Share This Page

Westmoreland County Courthouse in Greensburg to be featured in TV series

| Monday, March 10, 2014, 12:01 a.m.
Sean Stipp | Tribune-Review
The inside of the dome at the Westmoreland County Courthouse on March 6, 2014.
Sean Stipp | Tribune-Review
The rotunda at the Westmoreland County Courthouse on March 6, 2014.

In the 1900s, visitors to Westmoreland County's courthouse stepped in to see a grand staircase that splits into two spirals.

A gaze up to the top of those staircases, carpeted in deep red, took in the century-old Greensburg structure's intricately detailed dome ceiling.

While the main entrance in later years shifted to a different location, the original portion of the building remains a favorite feature that visitors pause to appreciate.

“I think it's a very impressive entranceway,” said Commissioner R. Tyler Courtney. “It's just beautiful, so majestic.”

The four-story granite courthouse and its marble-covered interior will be featured on the Pennsylvania Cable Network in 2015 as part of a series featuring county courthouses from across the state.

Courtney nominated Westmoreland County in January and recently learned the building has been chosen for an episode next year.

“I'm very proud of the courthouse,” Courtney said. “I think it symbolizes Westmoreland County.”

Part-time county employee Myrna McCloskey, who has been conducting tours of the courthouse since 1979, will show the camera crews around. The original portion of the complex is her favorite.

“The architecture's just fantastic,” she said.

Built in 1906, the courthouse has an Italian Renaissance-style dome topped with an American flag. The interior of the dome is painted with floral arabesques and gold leaf.

Walls and ceilings in the rotunda are adorned with Renaissance-patterned mosaics and globular chandeliers.

Each of the nine courtrooms — four are original — are decorated differently, some with similar artistry as the dome ceiling and others with oak paneling and oil portraits. The original structure, built for $1.6 million, was restored in 1980 at a cost of $6.8 million, according to the county's application for the PCN program.

The original structure contains offices pertaining to the court system. An annex building, dedicated in 1979, houses county offices for many departments, including the commissioners, attorneys, Register of Wills, Prothonotary and Recorder of Deeds.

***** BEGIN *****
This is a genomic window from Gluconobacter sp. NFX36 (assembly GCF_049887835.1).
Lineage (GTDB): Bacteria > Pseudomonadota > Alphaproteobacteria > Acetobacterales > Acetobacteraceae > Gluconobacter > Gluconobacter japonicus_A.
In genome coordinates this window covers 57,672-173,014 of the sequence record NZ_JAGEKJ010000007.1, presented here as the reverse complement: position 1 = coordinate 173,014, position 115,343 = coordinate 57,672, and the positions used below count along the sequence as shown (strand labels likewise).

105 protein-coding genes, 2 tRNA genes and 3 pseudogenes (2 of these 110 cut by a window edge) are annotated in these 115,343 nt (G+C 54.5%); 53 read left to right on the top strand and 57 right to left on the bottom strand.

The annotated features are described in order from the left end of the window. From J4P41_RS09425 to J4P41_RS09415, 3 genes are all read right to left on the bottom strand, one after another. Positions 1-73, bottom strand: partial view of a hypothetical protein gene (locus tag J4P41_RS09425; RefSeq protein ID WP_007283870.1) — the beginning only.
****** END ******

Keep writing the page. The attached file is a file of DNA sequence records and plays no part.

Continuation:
The main entrance is now through the annex building. The original entry is closed.

Renatta Signorini is a staff writer for Trib Total Media. She can be reached at 724-837-5374 or rsignorini@tribweb.com.

TribLIVE commenting policy

You are solely responsible for your comments and by using TribLive.com you agree to our Terms of Service.

We moderate comments. Our goal is to provide substantive commentary for a general readership. By screening submissions, we provide a space where readers can share intelligent and informed commentary that enhances the quality of our news and information.

While most comments will be posted if they are on-topic and not abusive, moderating decisions are subjective. We will make them as carefully and consistently as we can. Because of the volume of reader comments, we cannot review individual moderation decisions with readers.

We value thoughtful comments representing a range of views that make their point quickly and politely. We make an effort to protect discussions from repeated comments either by the same reader or different readers

We follow the same standards for taste as the daily newspaper. A few things we won't tolerate: personal attacks, obscenity, vulgarity, profanity (including expletives and letters followed by dashes), commercial promotion, impersonations, incoherence, proselytizing and SHOUTING. Don't include URLs to Web sites.

We do not edit comments. They are either approved or deleted. We reserve the right to edit a comment that is quoted or excerpted in an article. In this case, we may fix spelling and punctuation.

We welcome strong opinions and criticism of our work, but we don't want comments to become bogged down with discussions of our policies and we will moderate accordingly.

We appreciate it when readers and people quoted in articles or blog posts point out errors of fact or emphasis and will investigate all assertions. But these suggestions should be sent via e-mail. To avoid distracting other readers, we won't publish comments that suggest a correction. Instead, corrections will be made in a blog post or in an article.